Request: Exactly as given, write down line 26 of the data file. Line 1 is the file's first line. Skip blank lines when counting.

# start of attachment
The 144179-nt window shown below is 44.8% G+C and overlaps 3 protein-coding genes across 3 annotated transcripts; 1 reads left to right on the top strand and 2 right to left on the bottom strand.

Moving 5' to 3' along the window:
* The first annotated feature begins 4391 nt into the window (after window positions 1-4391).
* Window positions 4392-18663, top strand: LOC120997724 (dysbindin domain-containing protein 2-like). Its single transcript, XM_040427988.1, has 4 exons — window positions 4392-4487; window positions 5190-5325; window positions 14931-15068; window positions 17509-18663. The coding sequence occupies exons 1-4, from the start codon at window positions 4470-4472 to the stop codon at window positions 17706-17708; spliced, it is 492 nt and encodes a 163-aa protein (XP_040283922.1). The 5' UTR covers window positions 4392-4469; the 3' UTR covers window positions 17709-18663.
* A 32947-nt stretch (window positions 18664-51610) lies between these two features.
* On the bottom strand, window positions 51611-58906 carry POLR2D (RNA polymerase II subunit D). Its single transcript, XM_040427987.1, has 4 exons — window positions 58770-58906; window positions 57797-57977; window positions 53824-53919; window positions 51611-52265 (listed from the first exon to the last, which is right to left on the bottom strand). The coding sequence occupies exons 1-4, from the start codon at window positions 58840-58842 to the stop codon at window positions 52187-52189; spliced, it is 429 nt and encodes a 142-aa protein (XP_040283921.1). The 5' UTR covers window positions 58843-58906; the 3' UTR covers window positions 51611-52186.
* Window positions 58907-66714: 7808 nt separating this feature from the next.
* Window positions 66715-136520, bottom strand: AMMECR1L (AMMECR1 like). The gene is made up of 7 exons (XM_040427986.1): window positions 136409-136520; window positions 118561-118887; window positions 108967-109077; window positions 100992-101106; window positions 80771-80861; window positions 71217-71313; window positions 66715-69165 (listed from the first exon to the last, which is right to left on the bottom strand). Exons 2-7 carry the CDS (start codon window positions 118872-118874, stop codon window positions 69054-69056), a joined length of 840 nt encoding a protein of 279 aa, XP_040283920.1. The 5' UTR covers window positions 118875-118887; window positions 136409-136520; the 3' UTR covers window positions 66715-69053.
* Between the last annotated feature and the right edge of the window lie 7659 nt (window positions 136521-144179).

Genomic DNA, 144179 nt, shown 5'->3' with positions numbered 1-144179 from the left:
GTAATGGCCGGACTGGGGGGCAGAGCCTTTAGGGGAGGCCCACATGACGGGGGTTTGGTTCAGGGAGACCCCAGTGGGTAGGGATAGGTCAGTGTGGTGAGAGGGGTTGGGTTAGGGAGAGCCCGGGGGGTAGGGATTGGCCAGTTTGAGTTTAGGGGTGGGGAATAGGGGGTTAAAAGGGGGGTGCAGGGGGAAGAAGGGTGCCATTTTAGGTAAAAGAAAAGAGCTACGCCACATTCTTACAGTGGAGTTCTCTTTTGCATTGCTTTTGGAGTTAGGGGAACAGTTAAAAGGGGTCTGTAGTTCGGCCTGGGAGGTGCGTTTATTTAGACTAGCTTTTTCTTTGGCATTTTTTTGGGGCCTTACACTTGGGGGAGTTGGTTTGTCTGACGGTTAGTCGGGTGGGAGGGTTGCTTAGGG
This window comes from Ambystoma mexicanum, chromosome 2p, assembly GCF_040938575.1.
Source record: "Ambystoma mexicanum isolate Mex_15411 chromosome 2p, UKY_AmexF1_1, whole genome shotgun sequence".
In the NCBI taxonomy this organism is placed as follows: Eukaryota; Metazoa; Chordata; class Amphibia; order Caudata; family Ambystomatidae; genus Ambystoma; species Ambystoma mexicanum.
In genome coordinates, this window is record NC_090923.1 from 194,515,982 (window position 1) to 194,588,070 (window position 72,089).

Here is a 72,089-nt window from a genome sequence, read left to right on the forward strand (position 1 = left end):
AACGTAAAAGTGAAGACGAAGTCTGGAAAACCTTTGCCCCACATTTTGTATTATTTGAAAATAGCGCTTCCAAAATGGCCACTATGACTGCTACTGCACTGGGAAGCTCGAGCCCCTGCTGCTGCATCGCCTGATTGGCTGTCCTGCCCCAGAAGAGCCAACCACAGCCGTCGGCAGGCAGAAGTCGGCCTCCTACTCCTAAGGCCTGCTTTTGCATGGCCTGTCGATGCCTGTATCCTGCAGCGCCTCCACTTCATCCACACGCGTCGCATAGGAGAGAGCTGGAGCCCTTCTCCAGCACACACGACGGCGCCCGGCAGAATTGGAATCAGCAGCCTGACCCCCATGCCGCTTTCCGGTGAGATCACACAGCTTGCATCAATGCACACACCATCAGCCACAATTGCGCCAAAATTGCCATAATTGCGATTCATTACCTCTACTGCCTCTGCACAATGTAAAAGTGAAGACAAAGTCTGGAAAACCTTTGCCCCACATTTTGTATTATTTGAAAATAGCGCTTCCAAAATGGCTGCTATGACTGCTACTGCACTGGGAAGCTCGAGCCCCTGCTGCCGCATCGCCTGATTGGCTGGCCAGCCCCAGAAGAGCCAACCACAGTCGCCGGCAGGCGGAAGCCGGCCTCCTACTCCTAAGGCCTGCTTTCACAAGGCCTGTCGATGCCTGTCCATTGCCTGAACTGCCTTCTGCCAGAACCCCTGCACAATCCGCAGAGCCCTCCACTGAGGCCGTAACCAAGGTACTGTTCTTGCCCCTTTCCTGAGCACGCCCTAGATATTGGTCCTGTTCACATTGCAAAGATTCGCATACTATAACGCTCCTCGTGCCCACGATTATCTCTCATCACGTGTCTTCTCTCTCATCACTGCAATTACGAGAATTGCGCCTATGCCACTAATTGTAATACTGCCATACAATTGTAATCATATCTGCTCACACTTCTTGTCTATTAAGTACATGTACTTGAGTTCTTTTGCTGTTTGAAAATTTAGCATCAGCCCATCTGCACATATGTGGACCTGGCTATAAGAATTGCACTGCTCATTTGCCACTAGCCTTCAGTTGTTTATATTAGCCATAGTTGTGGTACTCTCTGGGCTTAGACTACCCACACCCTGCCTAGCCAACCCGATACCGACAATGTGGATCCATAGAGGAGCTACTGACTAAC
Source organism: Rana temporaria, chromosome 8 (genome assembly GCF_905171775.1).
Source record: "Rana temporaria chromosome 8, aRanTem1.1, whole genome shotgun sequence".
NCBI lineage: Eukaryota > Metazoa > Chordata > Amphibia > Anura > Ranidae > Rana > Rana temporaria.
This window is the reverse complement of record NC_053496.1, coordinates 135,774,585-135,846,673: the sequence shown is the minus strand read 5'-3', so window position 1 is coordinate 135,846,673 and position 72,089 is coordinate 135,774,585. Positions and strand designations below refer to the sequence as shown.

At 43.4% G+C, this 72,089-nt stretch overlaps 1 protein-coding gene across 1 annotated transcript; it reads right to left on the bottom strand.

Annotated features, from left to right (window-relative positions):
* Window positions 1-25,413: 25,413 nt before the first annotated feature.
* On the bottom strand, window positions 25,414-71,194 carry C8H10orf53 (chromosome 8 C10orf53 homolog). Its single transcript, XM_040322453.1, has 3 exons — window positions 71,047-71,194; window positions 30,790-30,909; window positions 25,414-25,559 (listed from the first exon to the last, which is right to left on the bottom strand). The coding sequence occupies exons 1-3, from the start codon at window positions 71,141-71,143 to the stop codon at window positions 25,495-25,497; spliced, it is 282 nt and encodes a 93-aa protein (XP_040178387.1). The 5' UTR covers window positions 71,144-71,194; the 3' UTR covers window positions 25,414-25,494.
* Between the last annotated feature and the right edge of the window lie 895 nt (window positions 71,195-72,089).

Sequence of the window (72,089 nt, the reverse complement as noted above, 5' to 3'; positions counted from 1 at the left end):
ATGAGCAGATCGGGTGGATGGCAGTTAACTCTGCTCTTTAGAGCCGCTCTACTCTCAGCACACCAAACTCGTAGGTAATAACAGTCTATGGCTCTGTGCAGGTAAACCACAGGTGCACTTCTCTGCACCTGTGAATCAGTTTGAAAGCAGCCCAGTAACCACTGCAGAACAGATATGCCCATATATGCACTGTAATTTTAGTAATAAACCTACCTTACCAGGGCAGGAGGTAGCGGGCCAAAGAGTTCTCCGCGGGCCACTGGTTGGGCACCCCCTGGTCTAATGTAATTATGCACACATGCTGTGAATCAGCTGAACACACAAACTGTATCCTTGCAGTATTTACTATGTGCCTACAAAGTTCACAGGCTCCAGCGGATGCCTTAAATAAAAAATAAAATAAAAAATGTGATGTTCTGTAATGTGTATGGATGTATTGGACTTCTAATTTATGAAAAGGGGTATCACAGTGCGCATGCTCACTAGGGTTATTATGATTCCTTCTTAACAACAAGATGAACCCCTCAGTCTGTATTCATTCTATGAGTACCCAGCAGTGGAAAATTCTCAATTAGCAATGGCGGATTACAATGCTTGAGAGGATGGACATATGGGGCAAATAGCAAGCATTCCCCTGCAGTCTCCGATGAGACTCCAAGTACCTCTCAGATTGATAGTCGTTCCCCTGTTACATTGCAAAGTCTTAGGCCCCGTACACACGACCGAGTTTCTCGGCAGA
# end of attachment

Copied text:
* Between the last annotated feature and the right edge of the window lie 895 nt (window positions 71,195-72,089).